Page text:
Dolphin Reef takes us on a journey to the Polynesian Islands in the southern Pacific Ocean as we follow a pair of Pacific bottlenose dolphins.
Echo is a three-year-old Pacific bottlenose dolphin. He’s still young and has so much more to learn. Much to the dismay of mother Kumu, he just wants to explore the coral reef and its inhabitants. Like with any environment, there’s an ecosystem and everyone has their part. Though I should warn you now to stay away from the cuttlefish. They are absolute monsters. Don’t tell me that I didn’t warn you!
There’s something to say about the predators of the reef. Where a dolphin might serve as a predator to some of the fish schools in the reef, orcas will also do their hunting. Yes, this hunting also includes dolphins. As such, it’s more important than ever to Kumu that Echo learns how to survive. Echo is completely weaned off of his mom by this point but he’d rather have fun than learn the aforementioned lessons. G-d forbid that he get lost because of being distracted by a whale. In particular, a humpback whale and calf. There are also the smaller–and in some cases, cuter–residents of the reef. What happens then? He only has one life and he must learn how to survive. This isn’t stressed enough.
While Dolphin Reef is entertaining, it’s also educational. Take this example, for instance. Dolphins sleep with one eye open because of the potential for predators in the area. They also use one half of their brain while sleeping. They also–and this one is important–have to keep going to the surface in order to breathe. According to the film, it’s referred to as “synchronized sleeping.”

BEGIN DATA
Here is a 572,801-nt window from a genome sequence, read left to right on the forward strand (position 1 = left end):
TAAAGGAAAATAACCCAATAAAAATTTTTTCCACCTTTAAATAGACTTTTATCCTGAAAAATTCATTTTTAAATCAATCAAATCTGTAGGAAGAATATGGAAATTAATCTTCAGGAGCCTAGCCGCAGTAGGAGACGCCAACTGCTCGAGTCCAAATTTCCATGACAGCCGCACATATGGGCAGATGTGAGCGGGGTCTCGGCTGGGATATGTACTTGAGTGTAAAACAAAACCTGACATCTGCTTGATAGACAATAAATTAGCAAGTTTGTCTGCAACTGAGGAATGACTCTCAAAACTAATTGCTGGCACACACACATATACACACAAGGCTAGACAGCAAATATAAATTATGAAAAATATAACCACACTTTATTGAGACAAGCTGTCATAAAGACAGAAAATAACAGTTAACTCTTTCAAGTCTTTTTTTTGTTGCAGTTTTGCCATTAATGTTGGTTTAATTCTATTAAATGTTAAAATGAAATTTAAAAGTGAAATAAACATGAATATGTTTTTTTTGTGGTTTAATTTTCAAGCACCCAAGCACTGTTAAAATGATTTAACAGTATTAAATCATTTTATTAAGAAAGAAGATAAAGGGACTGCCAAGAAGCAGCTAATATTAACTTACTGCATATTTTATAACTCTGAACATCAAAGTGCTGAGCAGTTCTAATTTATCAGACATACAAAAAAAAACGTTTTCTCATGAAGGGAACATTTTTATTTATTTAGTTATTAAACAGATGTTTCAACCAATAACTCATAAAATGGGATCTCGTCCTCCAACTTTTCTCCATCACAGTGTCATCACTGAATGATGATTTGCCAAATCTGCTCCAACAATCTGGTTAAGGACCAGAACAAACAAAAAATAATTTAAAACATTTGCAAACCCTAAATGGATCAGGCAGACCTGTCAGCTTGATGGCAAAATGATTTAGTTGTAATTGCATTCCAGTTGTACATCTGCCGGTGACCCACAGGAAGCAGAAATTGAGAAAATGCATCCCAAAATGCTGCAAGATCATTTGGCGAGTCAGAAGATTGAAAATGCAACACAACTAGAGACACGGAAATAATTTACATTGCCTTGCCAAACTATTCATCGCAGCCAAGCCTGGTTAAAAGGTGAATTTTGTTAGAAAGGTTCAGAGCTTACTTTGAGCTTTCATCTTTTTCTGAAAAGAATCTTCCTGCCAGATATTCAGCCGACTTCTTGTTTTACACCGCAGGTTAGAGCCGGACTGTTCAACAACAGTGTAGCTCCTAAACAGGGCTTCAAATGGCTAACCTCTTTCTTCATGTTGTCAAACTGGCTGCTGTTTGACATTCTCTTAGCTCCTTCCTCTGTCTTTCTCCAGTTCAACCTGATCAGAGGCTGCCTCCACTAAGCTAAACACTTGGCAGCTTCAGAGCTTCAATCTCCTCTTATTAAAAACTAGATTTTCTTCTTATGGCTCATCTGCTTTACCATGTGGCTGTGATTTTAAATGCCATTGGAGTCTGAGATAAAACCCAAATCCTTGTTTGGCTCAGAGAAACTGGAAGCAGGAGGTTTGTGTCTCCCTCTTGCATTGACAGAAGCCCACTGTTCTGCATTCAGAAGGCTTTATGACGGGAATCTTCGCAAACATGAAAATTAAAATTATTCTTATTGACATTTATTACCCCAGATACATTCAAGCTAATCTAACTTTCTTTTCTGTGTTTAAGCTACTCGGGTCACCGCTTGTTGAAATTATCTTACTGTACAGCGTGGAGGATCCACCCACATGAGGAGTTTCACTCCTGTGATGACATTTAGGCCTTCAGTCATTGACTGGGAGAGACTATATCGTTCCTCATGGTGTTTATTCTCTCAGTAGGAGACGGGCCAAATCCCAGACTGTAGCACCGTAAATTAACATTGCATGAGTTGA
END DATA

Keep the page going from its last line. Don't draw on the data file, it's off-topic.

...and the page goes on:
In film’s opening minutes the score reminds me so much from what we saw in the Free Willy movies. There’s something that’s just so majestic about seeing these creatures swimming in the ocean. You never grow tired of seeing them.
Dolphin Reef is another hit in the making for Disneynature. Thankfully, viewers are lucky enough to get not one but two films (Elephant being the second film) hitting Disney+ in time for Earth Day in late April. It comes at such an important time, too. Right now, people need the escapism now more than ever before. The film also runs under 80 minutes in length. This is just enough time to let Disney take you on a vacation!
DIRECTOR: Keith Scholey
NARRATOR: Natalie Portman